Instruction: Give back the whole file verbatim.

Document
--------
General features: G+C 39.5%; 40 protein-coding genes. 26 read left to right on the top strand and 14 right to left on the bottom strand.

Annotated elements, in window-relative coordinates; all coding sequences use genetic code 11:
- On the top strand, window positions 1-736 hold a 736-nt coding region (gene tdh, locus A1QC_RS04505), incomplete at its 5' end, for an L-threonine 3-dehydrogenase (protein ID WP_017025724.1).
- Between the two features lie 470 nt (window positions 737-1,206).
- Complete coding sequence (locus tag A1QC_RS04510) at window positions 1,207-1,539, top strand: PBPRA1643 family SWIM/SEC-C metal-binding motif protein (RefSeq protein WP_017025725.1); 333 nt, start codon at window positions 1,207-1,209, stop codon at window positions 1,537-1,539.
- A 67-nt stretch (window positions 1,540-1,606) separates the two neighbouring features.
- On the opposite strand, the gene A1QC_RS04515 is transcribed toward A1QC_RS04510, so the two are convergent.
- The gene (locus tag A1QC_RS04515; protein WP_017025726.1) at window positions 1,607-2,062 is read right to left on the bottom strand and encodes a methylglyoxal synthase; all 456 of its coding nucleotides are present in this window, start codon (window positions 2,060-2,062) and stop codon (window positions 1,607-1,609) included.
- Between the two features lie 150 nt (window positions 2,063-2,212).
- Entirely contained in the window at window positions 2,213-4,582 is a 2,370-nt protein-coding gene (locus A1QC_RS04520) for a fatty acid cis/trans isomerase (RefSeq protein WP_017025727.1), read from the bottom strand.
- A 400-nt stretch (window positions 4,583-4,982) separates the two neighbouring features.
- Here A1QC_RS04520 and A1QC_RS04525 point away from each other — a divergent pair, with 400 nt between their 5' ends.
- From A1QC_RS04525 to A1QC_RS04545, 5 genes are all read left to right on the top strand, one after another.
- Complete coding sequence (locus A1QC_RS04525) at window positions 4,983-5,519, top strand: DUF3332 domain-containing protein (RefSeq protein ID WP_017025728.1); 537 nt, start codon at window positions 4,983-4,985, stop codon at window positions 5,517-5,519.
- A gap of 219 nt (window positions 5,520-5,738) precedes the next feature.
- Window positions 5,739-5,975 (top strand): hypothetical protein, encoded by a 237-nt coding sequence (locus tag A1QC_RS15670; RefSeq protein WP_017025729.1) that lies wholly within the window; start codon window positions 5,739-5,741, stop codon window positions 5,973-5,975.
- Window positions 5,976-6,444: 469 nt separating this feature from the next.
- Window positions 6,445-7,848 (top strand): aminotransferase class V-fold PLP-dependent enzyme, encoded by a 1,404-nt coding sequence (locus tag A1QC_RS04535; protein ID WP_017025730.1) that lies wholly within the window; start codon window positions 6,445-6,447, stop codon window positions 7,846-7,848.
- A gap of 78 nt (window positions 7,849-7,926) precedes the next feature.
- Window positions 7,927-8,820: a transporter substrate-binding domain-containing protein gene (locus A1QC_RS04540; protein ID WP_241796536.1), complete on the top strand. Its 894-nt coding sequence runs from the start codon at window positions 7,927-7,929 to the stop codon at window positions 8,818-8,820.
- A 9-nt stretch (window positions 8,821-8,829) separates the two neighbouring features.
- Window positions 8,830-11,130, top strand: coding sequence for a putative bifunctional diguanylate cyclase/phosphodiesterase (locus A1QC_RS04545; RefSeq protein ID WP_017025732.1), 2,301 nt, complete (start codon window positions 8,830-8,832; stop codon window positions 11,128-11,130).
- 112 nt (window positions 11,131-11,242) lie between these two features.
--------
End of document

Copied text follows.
General features: G+C 39.5%; 40 protein-coding genes. 26 read left to right on the top strand and 14 right to left on the bottom strand.

Annotated elements, in window-relative coordinates; all coding sequences use genetic code 11:
- On the top strand, window positions 1-736 hold a 736-nt coding region (gene tdh, locus A1QC_RS04505), incomplete at its 5' end, for an L-threonine 3-dehydrogenase (protein ID WP_017025724.1).
- Between the two features lie 470 nt (window positions 737-1,206).
- Complete coding sequence (locus tag A1QC_RS04510) at window positions 1,207-1,539, top strand: PBPRA1643 family SWIM/SEC-C metal-binding motif protein (RefSeq protein WP_017025725.1); 333 nt, start codon at window positions 1,207-1,209, stop codon at window positions 1,537-1,539.
- A 67-nt stretch (window positions 1,540-1,606) separates the two neighbouring features.
- On the opposite strand, the gene A1QC_RS04515 is transcribed toward A1QC_RS04510, so the two are convergent.
- The gene (locus tag A1QC_RS04515; protein WP_017025726.1) at window positions 1,607-2,062 is read right to left on the bottom strand and encodes a methylglyoxal synthase; all 456 of its coding nucleotides are present in this window, start codon (window positions 2,060-2,062) and stop codon (window positions 1,607-1,609) included.
- Between the two features lie 150 nt (window positions 2,063-2,212).
- Entirely contained in the window at window positions 2,213-4,582 is a 2,370-nt protein-coding gene (locus A1QC_RS04520) for a fatty acid cis/trans isomerase (RefSeq protein WP_017025727.1), read from the bottom strand.
- A 400-nt stretch (window positions 4,583-4,982) separates the two neighbouring features.
- Here A1QC_RS04520 and A1QC_RS04525 point away from each other — a divergent pair, with 400 nt between their 5' ends.
- From A1QC_RS04525 to A1QC_RS04545, 5 genes are all read left to right on the top strand, one after another.
- Complete coding sequence (locus A1QC_RS04525) at window positions 4,983-5,519, top strand: DUF3332 domain-containing protein (RefSeq protein ID WP_017025728.1); 537 nt, start codon at window positions 4,983-4,985, stop codon at window positions 5,517-5,519.
- A gap of 219 nt (window positions 5,520-5,738) precedes the next feature.
- Window positions 5,739-5,975 (top strand): hypothetical protein, encoded by a 237-nt coding sequence (locus tag A1QC_RS15670; RefSeq protein WP_017025729.1) that lies wholly within the window; start codon window positions 5,739-5,741, stop codon window positions 5,973-5,975.
- Window positions 5,976-6,444: 469 nt separating this feature from the next.
- Window positions 6,445-7,848 (top strand): aminotransferase class V-fold PLP-dependent enzyme, encoded by a 1,404-nt coding sequence (locus tag A1QC_RS04535; protein ID WP_017025730.1) that lies wholly within the window; start codon window positions 6,445-6,447, stop codon window positions 7,846-7,848.
- A gap of 78 nt (window positions 7,849-7,926) precedes the next feature.
- Window positions 7,927-8,820: a transporter substrate-binding domain-containing protein gene (locus A1QC_RS04540; protein ID WP_241796536.1), complete on the top strand. Its 894-nt coding sequence runs from the start codon at window positions 7,927-7,929 to the stop codon at window positions 8,818-8,820.
- A 9-nt stretch (window positions 8,821-8,829) separates the two neighbouring features.
- Window positions 8,830-11,130, top strand: coding sequence for a putative bifunctional diguanylate cyclase/phosphodiesterase (locus A1QC_RS04545; RefSeq protein ID WP_017025732.1), 2,301 nt, complete (start codon window positions 8,830-8,832; stop codon window positions 11,128-11,130).
- 112 nt (window positions 11,131-11,242) lie between these two features.